The porcelain is from two late Ottoman factories, both in Istanbul, the so-called Eser-i Istanbul ware being produced at Beykoz, and Ay-Yildiz ware at the imperial factory at Yildiz.
The Beykoz factory was founded by the Nazir of Tophane, Ahmet Fethi Pasha near the village of Beykoz on the Bosphorus in 1845, during the reign of Abdulmecit. Ware produced here bears the mark ‘Eser-i Istanbul’ either stamped on or inscribed in blue, red and gold. They were similar in quality to European porcelain of the period, whereas one couldn’t tell them apart if it wasn’t for the trademark stamp. The Eser-i Istanbul wares are undated and unsigned. Although anonymous, there are some extremely fine pieces of both porcelain and ceramics in the collection. These are mainly lidded bowls, vases, sweet broth or asure jugs, and plates. Much of this ware is decorated with multi-colored floral bouquets although some unembellished white wickerwork ware also exists. The collection also includes some ceramic tiles bearing the stamp of the factory.
Ay-Yildiz ware, also a luxury ware, was the product of the Imperial Factory or Fabrika-i Humayun built by Abdulhamit II on the grounds of Yildiz Palace. Some ware was distributed as gifts but most of it remained in the Palace. Ware produced here was dated and stamped with a star and crescent. Much of it bears the names of the craftsmen and artists who worked on it. The factory remained open until the deposition of Abdulhamit II in 1909, when it was attached to the Imperial Museum, whereas work continued there until it closed just prior to World War I. Almost the entire collection of “Ay-Yildiz” ware in Topkapi belonged to the Yildiz Palace, only a very few other pieces were acquired through purchase or bequest. Much of the collection consists of vases, plates, wall plaques and tea and coffee sets. Various groups of ware can be identified by their composition. Some bear the monogram of Abdulhamit II and the imperial coat of arms, and in certain cases the monogram is inscribed in both Arabic and Latin characters. Plates bearing the portraits of the Ottoman sultans and tea and coffee cups bearing a series of imperial portraits of all the sultans since Osman I, and 32 in all, are among the most important pieces in the collection. Among the illustrated ware, one group bearing views of Istanbul, mosques, fountains and palaces-mainly on plates, plaques and vases-is of particular interest. A number of others are decorated with floral bouquets and fauna.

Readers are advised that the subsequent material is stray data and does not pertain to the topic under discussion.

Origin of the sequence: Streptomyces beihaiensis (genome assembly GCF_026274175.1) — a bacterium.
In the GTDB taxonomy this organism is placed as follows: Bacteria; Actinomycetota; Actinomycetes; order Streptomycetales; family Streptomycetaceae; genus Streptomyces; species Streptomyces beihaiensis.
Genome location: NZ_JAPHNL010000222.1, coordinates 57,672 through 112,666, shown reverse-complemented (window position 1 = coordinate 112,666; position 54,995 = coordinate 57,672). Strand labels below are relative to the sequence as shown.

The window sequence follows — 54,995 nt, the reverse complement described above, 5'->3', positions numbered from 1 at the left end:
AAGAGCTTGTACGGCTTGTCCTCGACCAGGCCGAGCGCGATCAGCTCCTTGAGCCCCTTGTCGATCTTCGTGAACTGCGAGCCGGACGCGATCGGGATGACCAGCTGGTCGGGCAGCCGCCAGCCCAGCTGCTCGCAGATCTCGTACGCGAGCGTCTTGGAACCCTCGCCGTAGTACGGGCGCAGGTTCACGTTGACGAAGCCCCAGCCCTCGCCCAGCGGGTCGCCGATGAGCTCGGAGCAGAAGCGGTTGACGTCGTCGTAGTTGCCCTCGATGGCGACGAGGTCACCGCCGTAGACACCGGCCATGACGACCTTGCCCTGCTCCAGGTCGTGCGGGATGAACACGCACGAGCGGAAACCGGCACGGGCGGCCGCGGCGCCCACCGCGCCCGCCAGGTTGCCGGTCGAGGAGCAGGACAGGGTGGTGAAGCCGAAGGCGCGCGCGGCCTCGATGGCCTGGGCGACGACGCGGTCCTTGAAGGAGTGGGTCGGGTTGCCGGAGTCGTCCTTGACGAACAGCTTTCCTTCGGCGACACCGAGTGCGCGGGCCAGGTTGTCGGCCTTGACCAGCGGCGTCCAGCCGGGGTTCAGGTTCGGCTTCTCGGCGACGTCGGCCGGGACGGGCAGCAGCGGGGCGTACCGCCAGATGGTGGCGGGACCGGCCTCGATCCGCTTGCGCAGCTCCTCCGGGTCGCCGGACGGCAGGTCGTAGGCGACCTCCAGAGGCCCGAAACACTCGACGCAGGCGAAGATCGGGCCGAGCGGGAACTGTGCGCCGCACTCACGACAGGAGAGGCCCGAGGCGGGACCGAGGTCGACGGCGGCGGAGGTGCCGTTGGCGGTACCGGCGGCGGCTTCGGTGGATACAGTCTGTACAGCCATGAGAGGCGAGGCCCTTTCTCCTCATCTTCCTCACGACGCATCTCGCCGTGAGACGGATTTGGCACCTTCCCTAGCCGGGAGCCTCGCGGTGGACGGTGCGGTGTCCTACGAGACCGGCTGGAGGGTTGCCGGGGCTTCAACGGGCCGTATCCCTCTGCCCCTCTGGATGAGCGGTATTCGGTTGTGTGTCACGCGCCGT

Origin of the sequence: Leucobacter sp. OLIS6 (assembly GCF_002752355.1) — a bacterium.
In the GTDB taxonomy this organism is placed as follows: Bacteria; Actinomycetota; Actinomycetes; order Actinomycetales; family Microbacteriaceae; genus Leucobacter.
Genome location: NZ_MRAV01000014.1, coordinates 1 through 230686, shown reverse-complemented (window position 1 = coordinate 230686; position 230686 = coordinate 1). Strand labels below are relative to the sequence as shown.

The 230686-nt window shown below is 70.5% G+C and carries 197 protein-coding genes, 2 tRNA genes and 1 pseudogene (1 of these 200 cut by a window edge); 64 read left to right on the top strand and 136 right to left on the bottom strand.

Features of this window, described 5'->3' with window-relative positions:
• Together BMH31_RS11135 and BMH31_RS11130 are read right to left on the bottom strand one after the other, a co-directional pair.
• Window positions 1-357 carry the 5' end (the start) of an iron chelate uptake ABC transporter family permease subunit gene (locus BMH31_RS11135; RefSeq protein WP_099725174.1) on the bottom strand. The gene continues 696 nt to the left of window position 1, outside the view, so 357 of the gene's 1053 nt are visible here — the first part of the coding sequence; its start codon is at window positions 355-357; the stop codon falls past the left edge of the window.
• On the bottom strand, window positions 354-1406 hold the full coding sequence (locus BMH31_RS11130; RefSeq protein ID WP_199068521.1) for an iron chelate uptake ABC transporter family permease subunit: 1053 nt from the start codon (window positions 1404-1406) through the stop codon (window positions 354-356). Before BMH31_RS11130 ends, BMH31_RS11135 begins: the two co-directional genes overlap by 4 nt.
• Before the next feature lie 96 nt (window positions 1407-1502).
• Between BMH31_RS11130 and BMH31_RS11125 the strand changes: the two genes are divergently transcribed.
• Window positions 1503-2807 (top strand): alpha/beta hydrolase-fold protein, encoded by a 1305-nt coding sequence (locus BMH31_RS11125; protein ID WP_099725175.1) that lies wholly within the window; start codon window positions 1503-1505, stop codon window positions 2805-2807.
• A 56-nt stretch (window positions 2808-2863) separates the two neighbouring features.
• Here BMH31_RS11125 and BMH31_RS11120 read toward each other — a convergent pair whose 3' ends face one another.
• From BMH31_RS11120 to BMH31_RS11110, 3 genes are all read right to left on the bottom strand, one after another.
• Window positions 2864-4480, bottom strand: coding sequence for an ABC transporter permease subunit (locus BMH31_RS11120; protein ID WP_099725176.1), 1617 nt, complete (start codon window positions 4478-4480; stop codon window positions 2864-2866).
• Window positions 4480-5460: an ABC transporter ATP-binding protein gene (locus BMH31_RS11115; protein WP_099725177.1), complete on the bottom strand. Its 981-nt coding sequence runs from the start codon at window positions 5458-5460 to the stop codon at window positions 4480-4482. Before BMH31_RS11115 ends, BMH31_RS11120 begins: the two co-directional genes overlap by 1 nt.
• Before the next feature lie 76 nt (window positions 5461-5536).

It is known that glass was produced in the Ottoman capital from an early period, whereas we can identify the sites of glass workshops in Istanbul dating from the 16th century onwards. The earliest such workshops were located Ayvansaray and Balat on the Golden H, as well as in the Tekfur Sarayi vicinity. During the late Ottoman period, glass workshops were opened on the Asic shore of the Bosphorus in Beykoz Pasabahce, Cubuklu and Incirli. Istanbul ware consequently tends to be referred as “Beykoz” ware. Glassware from imperial factories at Beykoz was awarded a medal at the London Exhibition of 18 and ware from the imperial factor) Incirli was displayed at the Paris Exhibition of 1855. According to museum records, a large quantity Beykoz ware, namely the filigree ware known as Cesm-i Bulbul was purchased by the museum in 1884. The Pasabahce factory is still in existence.
The great majority of the ware in the collection dates from the 19th century, and there are four main types; Cesmi- Bulbul, a form of fine glass mosaic filigree ware similar to Venetian Latticino; opalines; colored ware; and clear glass and crystal.
Rosewater sprinklers; including some in the form of birds and pistols are of particular interest. Tall, narrow tulip specimen vases dominate the collection. Other objects of note include bowls and ewers, decanters and iceboxes.
An unusual group of Meerschaum biscuit ware, some of which are glazed yellowish-brown and gilded, and a few pieces glazed black and inlaid with silver are also notable. Known as Tophane ware, these artifacts, mainly coffee-cups, trays, writing sets, pipes, hookah bowls, coffee jars and sugar bowls were the products of workshops located on Luleci Hendek Street in Tophane, Istanbul. The finest examples date from the 19th century. At the peak of production there were nearly 60 operating workshops in Tophane, the last of which closed down in 1928. Most ware of this kind are signed and some are dated.